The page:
April is over within a week! " 'We Knead to Bake' something different, so we’re baking yeasted cookies", decides Aparna! Since this particular biscuit/cookies are yeasted and involve a bread-like dough, it qualified perfectly.
So according to her,
Torcettini are smaller versions of Torcetti (meaning small twists), and these pear/teardrop shaped twists are made of a dough of flour, yeast and butter which are shaped and then rolled in sugar before being baked. These biscuits are synonymous with the town of Saint Vincent in Valle d'Aosta, a small mountainous region in North-Western Italy. They’re well known throughout the Piedmont region as well.
The origin of these biscuits is believed to be from Grissini (breadsticks) which were made from the leftover scraps of bread dough. According to one story, a Grissini baker had some leftover butter which he needed to use up. Inspiration struck and he decided to add the butter to the last batch of his Grissini dough for the day. To be able to differentiate this lot of “breadsticks”, he rolled them in sugar and shaped them into loops, and the Torcetti was born. Torcetti/ Torchettini taste even better when they’re flavoured with lime/ lemon zest or anise.
It is said that Queen Margherita, the wife of King Umberto I of Savoy, liked the cookies in one pastry shop so much that she knighted the owner on the spot. A certificate attesting to this still hangs in the pastry shop in Saint Vincent. During her stay in Valle d'Aosta, that she gave her servants enough provisions to bake an abundant supply for her consumption.
Torcettini di Saint Vincent
Adapted from 'A Baker’s Tour' by Nick Malgieri
Makes 24 cookies
(I halved the recipe and baked 12 cookies)
1/2 cup warm water, about 110F
1 1/4 tsp active dry yeast (or 1 tsp instant yeast)
1 1/2 cups all-purpose flour
1/4 tsp salt
1 tsp lime/ lemon zest
40gm unsalted butter, cold and cut into small pieces
About 1/3 cup sugar for rolling the cookies
Dissolve the yeast in the warm water, in a small bowl and keep aside.
Put the flour,salt and lime zest in the in the food processor bowl (or a largish regular bowl if kneading by hand) and pulse a couple of times to mix. (I used a hand whisk to combine). Add the butter pieces and pulse until the butter is well mixed and the flour-butter mixture looks powdery.
Add the yeast-water mixture and pulse till it all comes together as a ball. Do not over process or knead. Place the ball of dough in an oiled bowl, turning it so it is well coated with the oil. Cover the bowl loosely with lid, and let the dough rise quite a bit.
This dough does not really double in volume, but it should look “puffy” after about an hour or so.
When you pinch off a bit from the top you can see the interior looking a bit like honeycomb. Press down the dough and deflate it, wrap it in cling warp and refrigerate it for at least one hour or up to 24 hours.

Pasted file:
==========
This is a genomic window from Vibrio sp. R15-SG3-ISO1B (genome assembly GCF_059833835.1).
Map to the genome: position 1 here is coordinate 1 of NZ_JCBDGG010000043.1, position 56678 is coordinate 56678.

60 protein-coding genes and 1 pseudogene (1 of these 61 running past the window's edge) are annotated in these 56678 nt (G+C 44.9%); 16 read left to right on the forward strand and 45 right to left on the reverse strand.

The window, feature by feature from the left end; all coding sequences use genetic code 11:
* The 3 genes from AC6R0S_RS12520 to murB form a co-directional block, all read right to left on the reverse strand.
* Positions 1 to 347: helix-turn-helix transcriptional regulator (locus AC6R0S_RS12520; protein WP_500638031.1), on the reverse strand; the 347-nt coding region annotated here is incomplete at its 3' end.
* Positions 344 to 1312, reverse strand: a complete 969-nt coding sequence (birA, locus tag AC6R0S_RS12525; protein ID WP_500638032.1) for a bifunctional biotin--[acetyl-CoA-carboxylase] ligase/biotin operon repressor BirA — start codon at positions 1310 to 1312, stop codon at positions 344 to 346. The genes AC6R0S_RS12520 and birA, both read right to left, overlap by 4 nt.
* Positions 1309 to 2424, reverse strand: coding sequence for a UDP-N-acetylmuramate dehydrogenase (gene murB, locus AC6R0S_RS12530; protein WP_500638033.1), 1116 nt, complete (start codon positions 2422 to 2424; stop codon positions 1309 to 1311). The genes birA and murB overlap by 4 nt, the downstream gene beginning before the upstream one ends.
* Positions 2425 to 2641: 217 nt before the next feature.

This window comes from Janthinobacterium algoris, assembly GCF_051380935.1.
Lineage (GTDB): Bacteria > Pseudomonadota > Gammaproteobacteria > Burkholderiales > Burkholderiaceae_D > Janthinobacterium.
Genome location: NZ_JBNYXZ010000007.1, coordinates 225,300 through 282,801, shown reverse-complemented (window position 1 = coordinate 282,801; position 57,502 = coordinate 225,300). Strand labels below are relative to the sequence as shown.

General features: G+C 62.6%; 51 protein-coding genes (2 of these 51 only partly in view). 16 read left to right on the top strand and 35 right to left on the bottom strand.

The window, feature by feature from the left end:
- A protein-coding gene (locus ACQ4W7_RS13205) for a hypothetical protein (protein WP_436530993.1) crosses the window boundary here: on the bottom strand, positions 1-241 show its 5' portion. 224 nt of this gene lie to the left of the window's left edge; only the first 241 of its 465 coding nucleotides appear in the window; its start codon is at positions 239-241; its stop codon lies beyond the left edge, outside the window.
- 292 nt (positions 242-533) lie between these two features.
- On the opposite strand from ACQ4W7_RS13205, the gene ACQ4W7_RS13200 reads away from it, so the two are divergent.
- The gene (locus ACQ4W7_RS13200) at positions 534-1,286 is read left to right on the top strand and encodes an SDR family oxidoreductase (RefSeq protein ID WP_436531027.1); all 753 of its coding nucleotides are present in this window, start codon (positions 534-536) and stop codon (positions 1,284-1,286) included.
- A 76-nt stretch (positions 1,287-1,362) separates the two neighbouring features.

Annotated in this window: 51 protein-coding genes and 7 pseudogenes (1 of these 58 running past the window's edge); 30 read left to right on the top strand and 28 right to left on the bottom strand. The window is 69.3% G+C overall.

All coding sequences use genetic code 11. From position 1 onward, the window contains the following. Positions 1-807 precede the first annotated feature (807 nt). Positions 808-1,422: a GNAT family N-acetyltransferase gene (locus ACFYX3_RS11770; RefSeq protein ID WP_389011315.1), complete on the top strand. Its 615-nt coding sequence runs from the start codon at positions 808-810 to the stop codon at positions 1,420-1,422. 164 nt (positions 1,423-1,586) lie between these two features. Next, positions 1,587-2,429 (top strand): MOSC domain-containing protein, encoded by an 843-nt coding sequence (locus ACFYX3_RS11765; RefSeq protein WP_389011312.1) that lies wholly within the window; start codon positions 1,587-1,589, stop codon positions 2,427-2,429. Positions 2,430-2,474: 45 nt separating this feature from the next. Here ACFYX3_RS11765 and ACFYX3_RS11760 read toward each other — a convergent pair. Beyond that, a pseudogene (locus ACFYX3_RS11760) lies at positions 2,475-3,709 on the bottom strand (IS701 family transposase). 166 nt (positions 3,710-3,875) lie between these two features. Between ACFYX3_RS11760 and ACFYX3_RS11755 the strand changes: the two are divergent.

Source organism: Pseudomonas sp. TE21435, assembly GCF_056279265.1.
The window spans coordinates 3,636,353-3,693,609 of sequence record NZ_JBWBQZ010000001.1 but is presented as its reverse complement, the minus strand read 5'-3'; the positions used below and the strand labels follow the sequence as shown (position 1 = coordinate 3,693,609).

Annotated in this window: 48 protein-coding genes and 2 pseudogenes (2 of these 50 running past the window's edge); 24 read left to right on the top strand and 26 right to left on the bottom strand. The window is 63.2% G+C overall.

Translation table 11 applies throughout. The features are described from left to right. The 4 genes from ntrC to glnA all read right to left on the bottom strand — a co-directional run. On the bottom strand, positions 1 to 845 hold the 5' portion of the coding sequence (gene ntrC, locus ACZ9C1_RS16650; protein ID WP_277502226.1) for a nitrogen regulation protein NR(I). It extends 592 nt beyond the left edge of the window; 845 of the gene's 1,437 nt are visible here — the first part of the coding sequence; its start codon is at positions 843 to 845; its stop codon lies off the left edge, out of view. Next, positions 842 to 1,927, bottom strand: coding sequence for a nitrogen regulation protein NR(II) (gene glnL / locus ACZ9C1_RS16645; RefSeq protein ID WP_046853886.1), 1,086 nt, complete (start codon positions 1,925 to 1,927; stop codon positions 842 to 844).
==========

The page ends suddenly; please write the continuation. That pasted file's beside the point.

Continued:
When ready to make the cookies, take the dough out and lightly roll it out into an approximately 6” square. (Since I halved the original recipe, my square measured 3” which was divided into 12) If the dough feels sticky, scatter a little sugar on it. Using a pizza wheel cut the dough into four strips of equal width. Cut each strip into 6 equal pieces, by cutting across, making a total of 24 pieces. The measurements are not very critical in this part because this just makes it easier to have 24 equal sized bits of dough, as compared to pinching of bits of the dough.
Roll each piece into a pencil thick “rope” about 5” long. Sprinkle a little sugar on your work surface and roll the “rope” in it so the sugar crusts the dough uniformly. Form the “rope” into a loop crossing it over before the ends.
Place the Torcettini on parchment lined baking sheets, leaving 1 1/2" between them. Leave them for about 20 minutes or so till they rise or puff up slightly. It is a fact that they will not “puff up” much.
( I personally found them sticking to the butter paper I used to line after baking because of the caramelised sugar glued strong at the bottom. So I left the next batch direct on the pan, unlined, before placing in the oven)
Bake them at 160C (325F) for about 25 minutes till they’re a nice golden brown. (My old fashioned oven demanded 200-210C for the same time) Cool the cookies completely, on a rack. Store them in an air-tight container at room temperature.
These biscuits are crunchy, not very sweet and pair very well with cold milk, hot chocolate, tea, coffee or wine. They are delicious served warm and equally good cold, and keep very well if stored in airtight containers. They taste the best on the day baked.
Have a look at the bottom of the cookie. The sugar crystals get caramelised at the base while baking, which renders an extra crunch and yumminess to it.
Torcettinis are easy to make too!
To make Chocolate Torcettini, remove 2 tbsp all-purpose flour from the measured quantity given in the ingredient list and add 2 tbsps unsweetened cocoa powder. Flavouring with orange zest and may be 1/ 2 tsp instant coffee powder would do better than lemon zest/star anise.